Finally, when I read Gray’s account of the client who’d dreamed about a spider, and then Gray picked one up from her pillow “exactly like the one” in the woman’s dream, I became suspicious. In On Synchronicity and the Paranormal, Carl Jung relates that same experience with a woman who dreamed of a scarab and then became amenable to therapy when he heard such a beetle at his window and showed it to her. I assume Jung’s beetle inspired Gray to treat a similar case in the same way, but I wish she had credited him. As she herself says, in dealing with individuals who profess to be healers, “We need to ask a lot of questions.”
I enjoyed your April Fools’ interview with Leslie Gray. What a good joke: to present as an expert on relating to nature a woman of vague Native American origin who was born in Boston and raised in Los Angeles and apparently has never spent any significant amount of time in the outdoors. You really had me going there for a few pages.
You made up for it with the last lines from “Stones,” by Michelle Cacho-Negrete: “I’ll have no headstone, only the stones I have brought back to our house from my travels. . . . I’m humbled to have possessed them for a brief span of their long existence.” Now, that’s spirituality you can hold in your hands, outdoors, without being someone’s “client.”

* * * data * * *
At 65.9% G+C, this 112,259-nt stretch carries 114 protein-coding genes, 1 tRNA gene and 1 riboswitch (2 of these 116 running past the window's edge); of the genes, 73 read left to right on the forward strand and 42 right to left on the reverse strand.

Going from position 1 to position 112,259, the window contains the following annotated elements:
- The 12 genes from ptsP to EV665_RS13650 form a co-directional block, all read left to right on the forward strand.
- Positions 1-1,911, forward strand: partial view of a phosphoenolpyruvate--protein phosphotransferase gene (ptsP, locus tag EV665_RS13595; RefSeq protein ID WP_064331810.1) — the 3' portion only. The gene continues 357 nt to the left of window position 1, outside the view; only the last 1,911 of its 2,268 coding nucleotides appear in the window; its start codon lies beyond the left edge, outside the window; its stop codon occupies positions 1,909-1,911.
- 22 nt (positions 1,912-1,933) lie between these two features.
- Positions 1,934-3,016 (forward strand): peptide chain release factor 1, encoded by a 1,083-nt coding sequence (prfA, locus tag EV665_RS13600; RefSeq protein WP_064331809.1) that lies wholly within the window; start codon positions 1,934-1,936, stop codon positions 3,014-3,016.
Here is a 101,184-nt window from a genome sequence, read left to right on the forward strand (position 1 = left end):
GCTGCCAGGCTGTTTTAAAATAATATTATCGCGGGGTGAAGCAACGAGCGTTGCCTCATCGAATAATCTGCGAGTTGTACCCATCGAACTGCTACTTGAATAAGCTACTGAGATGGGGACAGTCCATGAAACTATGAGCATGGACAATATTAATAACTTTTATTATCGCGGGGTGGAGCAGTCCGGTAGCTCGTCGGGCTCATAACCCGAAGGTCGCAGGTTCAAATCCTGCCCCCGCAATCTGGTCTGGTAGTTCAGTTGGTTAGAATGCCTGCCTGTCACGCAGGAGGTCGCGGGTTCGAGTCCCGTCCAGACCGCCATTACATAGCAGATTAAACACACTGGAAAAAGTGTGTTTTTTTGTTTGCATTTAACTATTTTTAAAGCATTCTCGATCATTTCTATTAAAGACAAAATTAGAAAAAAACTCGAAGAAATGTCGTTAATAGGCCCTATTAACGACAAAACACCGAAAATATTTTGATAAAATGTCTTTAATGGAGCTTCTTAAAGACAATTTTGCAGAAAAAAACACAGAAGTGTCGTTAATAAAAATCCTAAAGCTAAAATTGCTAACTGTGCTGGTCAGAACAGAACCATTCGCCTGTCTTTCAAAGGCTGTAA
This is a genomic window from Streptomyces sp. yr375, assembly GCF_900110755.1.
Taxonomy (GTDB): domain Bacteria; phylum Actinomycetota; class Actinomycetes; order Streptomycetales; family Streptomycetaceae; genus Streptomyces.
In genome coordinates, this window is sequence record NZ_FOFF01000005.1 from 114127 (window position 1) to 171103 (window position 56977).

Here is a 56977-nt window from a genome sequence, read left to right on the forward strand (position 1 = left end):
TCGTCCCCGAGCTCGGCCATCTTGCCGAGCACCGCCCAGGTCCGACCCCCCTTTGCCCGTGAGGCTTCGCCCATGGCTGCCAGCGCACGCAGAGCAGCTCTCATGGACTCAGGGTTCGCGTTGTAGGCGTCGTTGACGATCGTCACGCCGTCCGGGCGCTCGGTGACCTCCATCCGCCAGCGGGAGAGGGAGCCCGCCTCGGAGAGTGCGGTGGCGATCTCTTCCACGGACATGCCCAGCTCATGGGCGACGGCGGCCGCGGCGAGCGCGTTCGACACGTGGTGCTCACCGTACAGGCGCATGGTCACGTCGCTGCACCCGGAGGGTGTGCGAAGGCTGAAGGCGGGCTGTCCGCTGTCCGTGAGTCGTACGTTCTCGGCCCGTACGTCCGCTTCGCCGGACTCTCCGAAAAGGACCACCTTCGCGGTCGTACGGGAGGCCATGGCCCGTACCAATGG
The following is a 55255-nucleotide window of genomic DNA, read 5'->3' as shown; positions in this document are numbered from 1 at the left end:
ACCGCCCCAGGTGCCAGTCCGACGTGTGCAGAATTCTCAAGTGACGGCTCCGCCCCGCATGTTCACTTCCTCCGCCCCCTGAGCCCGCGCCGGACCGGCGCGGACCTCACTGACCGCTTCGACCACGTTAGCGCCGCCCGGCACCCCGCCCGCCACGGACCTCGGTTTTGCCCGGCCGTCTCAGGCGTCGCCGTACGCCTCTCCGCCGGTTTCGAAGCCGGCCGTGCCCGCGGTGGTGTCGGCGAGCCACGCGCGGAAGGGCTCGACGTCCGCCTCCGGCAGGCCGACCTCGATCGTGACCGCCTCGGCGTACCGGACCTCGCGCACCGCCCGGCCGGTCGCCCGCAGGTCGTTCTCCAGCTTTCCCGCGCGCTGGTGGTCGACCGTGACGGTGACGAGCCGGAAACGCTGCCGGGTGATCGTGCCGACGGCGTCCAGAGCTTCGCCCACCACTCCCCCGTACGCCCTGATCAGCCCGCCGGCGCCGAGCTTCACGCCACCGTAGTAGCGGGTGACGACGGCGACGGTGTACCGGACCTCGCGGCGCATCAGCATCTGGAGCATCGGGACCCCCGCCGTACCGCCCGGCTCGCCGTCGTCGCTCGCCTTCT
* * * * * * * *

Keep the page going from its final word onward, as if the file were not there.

Why do you continue to publish Poe Ballantine? I start to read him and always stop before the end. He is so crude and unadmirable! In contrast, I’m making ten copies of the Leslie Gray interview to send to friends.
In her search for comfort following her mother’s death, Michelle Cacho-Negrete might find solace in the words Albert Einstein wrote when he learned that Michele Besso, his closest friend for more than fifty years, had died. Einstein wrote to Besso’s sister and son: “Now he has departed from this strange world a little ahead of me. That means nothing. People like us, who believe in physics, know that the distinction between past, present, and future is only a stubbornly persistent illusion.”
I finished Marjorie Kemper’s short story “Rayleen and R.L. Bury Their Luck” [April 2009] five minutes ago, and my heart is still racing with anger and shock. I have just read a story in The Sun about a marriage “saved” by a rape.